MOOC Popularity Rises While Skepticism Remains

MOOC Popularity Rises While Skepticism Remains

Massive open online courses, or MOOC for short, continue to grow in popularity despite some experts still unsure of its effectiveness. Regardless of the sentiment, the movement to free, open courses for the masses gained a significant worldwide following in recent years. It’s sort of amazing to see where the movement has reached after such humble beginnings.

Many cite the foundation for MOOCs emerged from three main generations of what was once called distance learning: correspondence study, multimedia and computer-mediated. With 1969’s Open University in the UK, the initiative grew because of the school’s combination of several support and learning services. With the digital age birthed out of the 1990’s, open courses expanded with CD-ROMs and other advancing information storage. Soon, college courses began offering lectures and texts on online forums like Blackboard and other similar programs.

MOOCs + Learning

MOOCs + Learning

Then in 2008, the modern MOOC era began with Connectivism and Connective Knowledge/2008 (CCK8). The course took inspiration from a University of Manitoba course–incorporating social media, blogging and other online communication and learning platforms to educate students online. Over 160,000 students from 190 countries enrolled and the movement officially became a worldwide phenomenon. Soon, companies like Udacity, Coursera and EdX would join the ranks–taking the trend to previously unheard of levels.

While the movement has boomed since 2008, many education experts remain split on the true power of MOOCs. One side embraces the movement as the next great education boom for the common person. Others, however, are uncertain of how the movement really educates students with such high levels of students failing to complete courses. Regardless of the mixed sentiments, MOOCs continue to gain in enrollment as more companies enter the open education fray.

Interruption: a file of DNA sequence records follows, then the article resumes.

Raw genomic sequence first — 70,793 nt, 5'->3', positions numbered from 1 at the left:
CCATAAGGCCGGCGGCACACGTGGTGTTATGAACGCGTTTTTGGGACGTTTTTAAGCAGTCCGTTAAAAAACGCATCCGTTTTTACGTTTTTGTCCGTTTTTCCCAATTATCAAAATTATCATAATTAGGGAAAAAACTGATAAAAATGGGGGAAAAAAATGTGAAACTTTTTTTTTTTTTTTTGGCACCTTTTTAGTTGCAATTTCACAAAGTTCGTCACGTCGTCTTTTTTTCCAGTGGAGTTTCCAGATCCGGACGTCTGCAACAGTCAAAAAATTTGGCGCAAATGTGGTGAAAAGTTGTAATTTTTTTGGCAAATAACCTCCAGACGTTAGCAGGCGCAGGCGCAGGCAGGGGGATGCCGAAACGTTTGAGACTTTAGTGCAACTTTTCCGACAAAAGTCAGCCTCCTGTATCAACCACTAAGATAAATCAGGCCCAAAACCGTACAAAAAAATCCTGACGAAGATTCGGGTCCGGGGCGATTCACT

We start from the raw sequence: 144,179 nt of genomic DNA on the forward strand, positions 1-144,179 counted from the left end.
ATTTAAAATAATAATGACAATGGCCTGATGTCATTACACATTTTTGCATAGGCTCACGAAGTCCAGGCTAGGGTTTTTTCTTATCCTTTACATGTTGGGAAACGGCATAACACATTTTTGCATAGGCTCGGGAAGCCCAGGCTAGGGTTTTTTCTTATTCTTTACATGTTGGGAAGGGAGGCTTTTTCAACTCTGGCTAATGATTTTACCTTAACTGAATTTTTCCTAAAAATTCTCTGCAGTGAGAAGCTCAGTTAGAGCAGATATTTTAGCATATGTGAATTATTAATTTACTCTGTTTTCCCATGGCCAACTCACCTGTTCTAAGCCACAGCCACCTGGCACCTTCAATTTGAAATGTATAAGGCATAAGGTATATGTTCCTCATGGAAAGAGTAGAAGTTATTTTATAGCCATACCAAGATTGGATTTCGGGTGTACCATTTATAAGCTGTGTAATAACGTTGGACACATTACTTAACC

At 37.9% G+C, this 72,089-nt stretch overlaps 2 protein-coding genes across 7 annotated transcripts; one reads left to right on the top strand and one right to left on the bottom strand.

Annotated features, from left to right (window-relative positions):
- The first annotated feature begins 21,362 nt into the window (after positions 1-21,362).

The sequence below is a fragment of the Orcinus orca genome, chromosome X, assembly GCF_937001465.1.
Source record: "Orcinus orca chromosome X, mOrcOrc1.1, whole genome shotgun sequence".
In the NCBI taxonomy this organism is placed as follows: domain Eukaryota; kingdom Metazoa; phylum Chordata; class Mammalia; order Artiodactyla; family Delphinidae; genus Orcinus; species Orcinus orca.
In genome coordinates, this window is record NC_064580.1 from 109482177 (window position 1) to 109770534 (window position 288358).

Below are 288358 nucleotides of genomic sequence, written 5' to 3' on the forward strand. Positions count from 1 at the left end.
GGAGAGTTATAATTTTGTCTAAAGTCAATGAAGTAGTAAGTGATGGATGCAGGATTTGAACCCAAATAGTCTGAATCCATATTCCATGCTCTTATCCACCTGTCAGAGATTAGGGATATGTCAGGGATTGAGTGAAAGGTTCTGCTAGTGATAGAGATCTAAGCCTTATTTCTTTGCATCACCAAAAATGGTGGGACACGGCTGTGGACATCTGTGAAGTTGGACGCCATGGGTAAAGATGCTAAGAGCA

Beyond the previously stated big three programs, 400 universities–including much of the country’s highest-ranked institutions–offer MOOC versions of their classes. Currently, 2,400 courses are offered through the platforms. In 2014, the top three subjects remained the same as Humanities, Computer Science & Programming and Business & Management topped the most-enrollment list.

When it comes to MOOC providers, Coursera is the current enrollment leader with 10.5 million students enrolled in programs. EdX has 3 million enrolled while Udactiy boasts 1.5 million. Joining the top five is MiriandaX (1 million) and FutureLearn (800,000).

Currently, China may be the best example of what MOOCs could become. Described as a “rising star,” the country evolved the MOOC term beyond large open courses to cover anything related to online learning and its programs. Not only are students taking to the course, but businesses are emerging as well to become the next MOOC breakout business.